March 15, 2012

(++++) THE PLAYING’S THE THING

Falla: The Three-cornered Hat; Nights in the Gardens of Spain; Tributes. Raquel Lojendio, soprano; Jean-Efflam Bavouzet, piano; BBC Philharmonic conducted by Juanjo Mena. Chandos. $18.99.

Grieg: String Quartets in G minor and F major, arranged for string orchestra by Alf Årdal; Arne Nordheim: Rendezvous. Oslo Camerata conducted by Stephan Barratt-Due. Naxos. $9.99.

Delius and Ireland: Songs arranged for cello and piano. Julian Lloyd Webber, cello; Jiaxin Cheng, cello; John Lenehan, piano. Naxos. $9.99.

     Sometimes it is sheer pleasure just to listen to the sumptuous sounds of well-composed music well-played. The new Chandos CD of music by Manuel de Falla is one such case. This is familiar, or at least reasonably familiar, music, but the BBC Philharmonic under its chief conductor, Juanjo Mena, performs it with such flair, such rhythmic vitality, that a listener can simply bask in the sounds and delight in them. From the opening fanfare of The Three-cornered Hat all the way through to the final rambunctious Jota, this is a captivating performance that fully appreciates and beautifully brings forth the many charms of the work and of the Andalusian folk music that permeates it. Raquel Lojendio has a fine voice and uses it well, although Falla wrote the part for a mezzo-soprano and Chandos has not included the texts of her two songs. Still, the vocal elements here – hers and those of the enthusiastic chorus at the opening – combine with the clever orchestration and ever-changing rhythms to produce a performance that sounds completely authentic and very fresh indeed. Nights in the Gardens of Spain is equally successful, with Jean-Efflam Bavouzet showing himself a pianist of subtlety as well as skill, doing just as lovely a job with the misterioso elements of the Alhambra’s garden as with the beautiful coloration and wonderfully quiet ending of the concluding visit to the Sierra de Córdoba. And in Tributes, one of Falla’s latest works (which is, however, largely based on earlier compositions), the orchestra is on its own, neatly moving from the initial bright fanfare to the elegiac writing that Falla used to memorialize Debussy, Dukas and Felipe Pedrell. From start to finish, this well-recorded CD is never less than a delight to the ear.

     The sonic pleasures are of a different kind in the Oslo Camerata’s recording of music by Grieg and Arne Nordheim (1931-2010). Grieg’s complete and well-known G minor quartet and his unfinished one in F major are heard here in finely crafted arrangements by Alf Årdal, which are imaginative and elegant but make the writing somewhat less transparent and less neatly balanced than in the original four-voice versions. Stephan Barratt-Due conducts with sensitivity, and the orchestra is small enough so there is good balance and a sound that is not too thick; as a result, the quartets in this form are certainly pleasant to hear. But by comparison with Grieg’s original versions, these are a trifle pale; the CD therefore gets a (+++) rating. Nordheim’s Rendezvous (1986) is far less known than Grieg’s quartets (especially the G minor), but it is emotive and well-crafted – and works well in a string-orchestra arrangement by the composer himself (this work was originally, yes, a string quartet). The final movement, Nachruf (“Obituary”), is particularly moving without sounding morbid or dwelling too depressingly on its subject matter. As a whole, the CD offers a chance to hear some lovely playing of music that is either little-known or known in a different form.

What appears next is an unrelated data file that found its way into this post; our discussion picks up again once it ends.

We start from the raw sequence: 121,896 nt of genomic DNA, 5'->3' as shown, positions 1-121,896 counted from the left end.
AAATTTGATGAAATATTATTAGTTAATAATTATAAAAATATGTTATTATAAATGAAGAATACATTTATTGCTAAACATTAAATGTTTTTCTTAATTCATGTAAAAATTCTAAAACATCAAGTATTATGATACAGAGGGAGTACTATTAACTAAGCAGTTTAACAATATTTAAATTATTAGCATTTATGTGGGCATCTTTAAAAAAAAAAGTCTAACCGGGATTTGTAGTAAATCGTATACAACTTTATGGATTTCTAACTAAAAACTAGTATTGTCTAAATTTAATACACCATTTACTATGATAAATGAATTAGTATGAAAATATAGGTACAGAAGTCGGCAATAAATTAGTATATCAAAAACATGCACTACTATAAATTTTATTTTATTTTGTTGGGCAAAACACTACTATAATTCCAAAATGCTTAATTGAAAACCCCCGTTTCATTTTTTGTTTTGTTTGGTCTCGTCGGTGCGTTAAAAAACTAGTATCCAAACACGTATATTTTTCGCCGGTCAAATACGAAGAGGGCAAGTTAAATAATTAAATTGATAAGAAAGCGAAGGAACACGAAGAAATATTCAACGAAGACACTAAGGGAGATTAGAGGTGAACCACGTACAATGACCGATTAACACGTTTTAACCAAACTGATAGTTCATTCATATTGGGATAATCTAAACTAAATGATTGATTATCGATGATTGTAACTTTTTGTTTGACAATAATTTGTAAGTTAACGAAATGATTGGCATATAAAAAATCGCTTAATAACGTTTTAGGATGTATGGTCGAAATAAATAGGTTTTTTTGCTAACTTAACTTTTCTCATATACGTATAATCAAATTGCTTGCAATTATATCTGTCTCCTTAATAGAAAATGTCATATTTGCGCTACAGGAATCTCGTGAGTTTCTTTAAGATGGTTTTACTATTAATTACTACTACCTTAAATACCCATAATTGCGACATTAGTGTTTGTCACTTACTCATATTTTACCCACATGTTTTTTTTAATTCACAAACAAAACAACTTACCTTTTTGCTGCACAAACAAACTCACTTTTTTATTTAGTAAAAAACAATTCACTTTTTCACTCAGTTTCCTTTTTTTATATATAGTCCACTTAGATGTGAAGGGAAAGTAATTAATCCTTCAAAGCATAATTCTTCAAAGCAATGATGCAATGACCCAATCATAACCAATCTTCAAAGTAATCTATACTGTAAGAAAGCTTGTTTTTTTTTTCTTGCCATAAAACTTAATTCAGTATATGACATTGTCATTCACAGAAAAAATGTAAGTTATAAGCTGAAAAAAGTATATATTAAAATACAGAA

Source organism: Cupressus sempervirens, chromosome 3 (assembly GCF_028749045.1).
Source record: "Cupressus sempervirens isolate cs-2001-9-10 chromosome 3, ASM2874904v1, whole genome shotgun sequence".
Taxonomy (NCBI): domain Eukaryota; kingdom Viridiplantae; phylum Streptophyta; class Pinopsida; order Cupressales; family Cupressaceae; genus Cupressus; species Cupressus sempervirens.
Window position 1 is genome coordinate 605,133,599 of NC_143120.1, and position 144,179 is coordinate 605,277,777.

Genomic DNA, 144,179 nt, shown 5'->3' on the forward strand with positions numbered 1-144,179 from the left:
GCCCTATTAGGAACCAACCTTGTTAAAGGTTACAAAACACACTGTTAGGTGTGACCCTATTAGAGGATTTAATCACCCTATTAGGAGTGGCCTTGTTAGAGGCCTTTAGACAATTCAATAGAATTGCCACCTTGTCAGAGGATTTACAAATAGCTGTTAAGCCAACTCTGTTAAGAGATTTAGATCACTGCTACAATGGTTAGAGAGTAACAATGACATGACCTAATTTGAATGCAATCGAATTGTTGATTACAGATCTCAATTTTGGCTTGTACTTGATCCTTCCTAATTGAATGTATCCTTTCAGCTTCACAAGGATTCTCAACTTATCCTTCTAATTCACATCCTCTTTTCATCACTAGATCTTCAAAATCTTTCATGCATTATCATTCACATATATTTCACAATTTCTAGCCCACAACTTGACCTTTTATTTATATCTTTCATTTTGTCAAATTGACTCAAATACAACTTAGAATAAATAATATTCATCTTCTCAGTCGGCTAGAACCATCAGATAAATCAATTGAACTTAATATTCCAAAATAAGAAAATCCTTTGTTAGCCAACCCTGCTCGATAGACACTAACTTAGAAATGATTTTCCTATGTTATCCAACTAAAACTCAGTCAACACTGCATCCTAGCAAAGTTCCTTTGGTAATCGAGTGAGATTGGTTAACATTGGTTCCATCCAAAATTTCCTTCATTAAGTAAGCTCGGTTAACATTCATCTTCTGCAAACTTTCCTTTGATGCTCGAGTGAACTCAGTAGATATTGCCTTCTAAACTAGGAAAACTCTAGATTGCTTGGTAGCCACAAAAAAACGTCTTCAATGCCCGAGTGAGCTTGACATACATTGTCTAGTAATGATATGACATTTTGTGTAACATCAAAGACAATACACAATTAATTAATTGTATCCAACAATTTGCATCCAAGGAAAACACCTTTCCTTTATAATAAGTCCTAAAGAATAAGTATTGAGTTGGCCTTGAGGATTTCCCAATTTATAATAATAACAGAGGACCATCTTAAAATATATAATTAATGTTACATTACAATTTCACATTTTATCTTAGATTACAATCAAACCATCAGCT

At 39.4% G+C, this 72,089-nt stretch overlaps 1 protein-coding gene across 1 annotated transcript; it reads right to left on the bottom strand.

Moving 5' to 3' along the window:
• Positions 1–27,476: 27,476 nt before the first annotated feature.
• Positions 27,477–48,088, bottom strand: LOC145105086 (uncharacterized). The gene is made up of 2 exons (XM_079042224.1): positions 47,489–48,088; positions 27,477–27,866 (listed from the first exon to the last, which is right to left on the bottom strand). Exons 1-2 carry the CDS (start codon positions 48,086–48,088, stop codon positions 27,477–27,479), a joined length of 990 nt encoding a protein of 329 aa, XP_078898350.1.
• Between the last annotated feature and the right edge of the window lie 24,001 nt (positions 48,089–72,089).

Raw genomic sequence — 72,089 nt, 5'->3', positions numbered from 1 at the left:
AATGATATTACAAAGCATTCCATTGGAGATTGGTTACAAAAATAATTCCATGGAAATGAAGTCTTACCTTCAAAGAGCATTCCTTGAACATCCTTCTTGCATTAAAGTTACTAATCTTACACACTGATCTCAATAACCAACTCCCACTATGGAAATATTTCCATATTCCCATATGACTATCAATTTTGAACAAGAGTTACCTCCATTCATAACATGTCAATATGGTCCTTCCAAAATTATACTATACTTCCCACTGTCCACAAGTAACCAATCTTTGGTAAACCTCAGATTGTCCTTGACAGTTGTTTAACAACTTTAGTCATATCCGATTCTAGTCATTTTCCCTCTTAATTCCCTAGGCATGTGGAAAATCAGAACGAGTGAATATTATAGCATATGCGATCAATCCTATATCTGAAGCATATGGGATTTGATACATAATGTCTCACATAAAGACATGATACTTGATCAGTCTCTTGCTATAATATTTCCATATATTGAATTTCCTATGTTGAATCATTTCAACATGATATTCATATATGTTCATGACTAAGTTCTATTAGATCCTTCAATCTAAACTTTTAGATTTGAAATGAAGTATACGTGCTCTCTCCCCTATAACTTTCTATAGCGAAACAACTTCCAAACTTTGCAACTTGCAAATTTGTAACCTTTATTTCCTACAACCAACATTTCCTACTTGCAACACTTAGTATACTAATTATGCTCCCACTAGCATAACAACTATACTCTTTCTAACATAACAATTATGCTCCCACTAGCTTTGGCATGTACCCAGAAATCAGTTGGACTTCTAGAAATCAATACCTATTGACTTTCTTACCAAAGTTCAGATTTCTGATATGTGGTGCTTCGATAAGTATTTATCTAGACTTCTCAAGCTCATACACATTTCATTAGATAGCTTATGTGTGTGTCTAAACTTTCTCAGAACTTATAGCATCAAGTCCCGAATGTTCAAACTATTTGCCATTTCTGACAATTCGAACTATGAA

Somewhat less successful, although still worthy of a (+++) rating, Julian Lloyd Webber’s performances of his own arrangements of 21 songs by Frederick Delius and John Ireland are, again, lovely to hear, especially for listeners who enjoy the gorgeous tones of which a cello is capable, and which Webber fully exploits and explores. Indeed, he somewhat over-explores them, with the result that the 10 Delius and 11 Ireland songs, which are intermingled on the disc, sound much the same – not only as if the composers had the same style but also as if each wrote all his songs to sound very much alike. Unlike Mendelssohn’s Songs without Words, which the composer created in such a way that the audience could infer the vocal line from the melodic treatment, Webber’s arrangements reduce pieces that were always intended to use voices to shadows of themselves. They are often very beautiful shadows: Webber plays with warmth and élan, and the other performers (cellist Jiaxin Cheng in two of the songs and pianist John Lenehan throughout the CD) also perform at a very high level of skill. Considered simply from a sonic standpoint, the disc is certainly a success, although it better repays use as background or being heard a small amount at a time than it does attentive listening straight through. It is any sense of substantiality in the music that is lacking: the beauty here is plentiful, but its attractiveness is surface-level.

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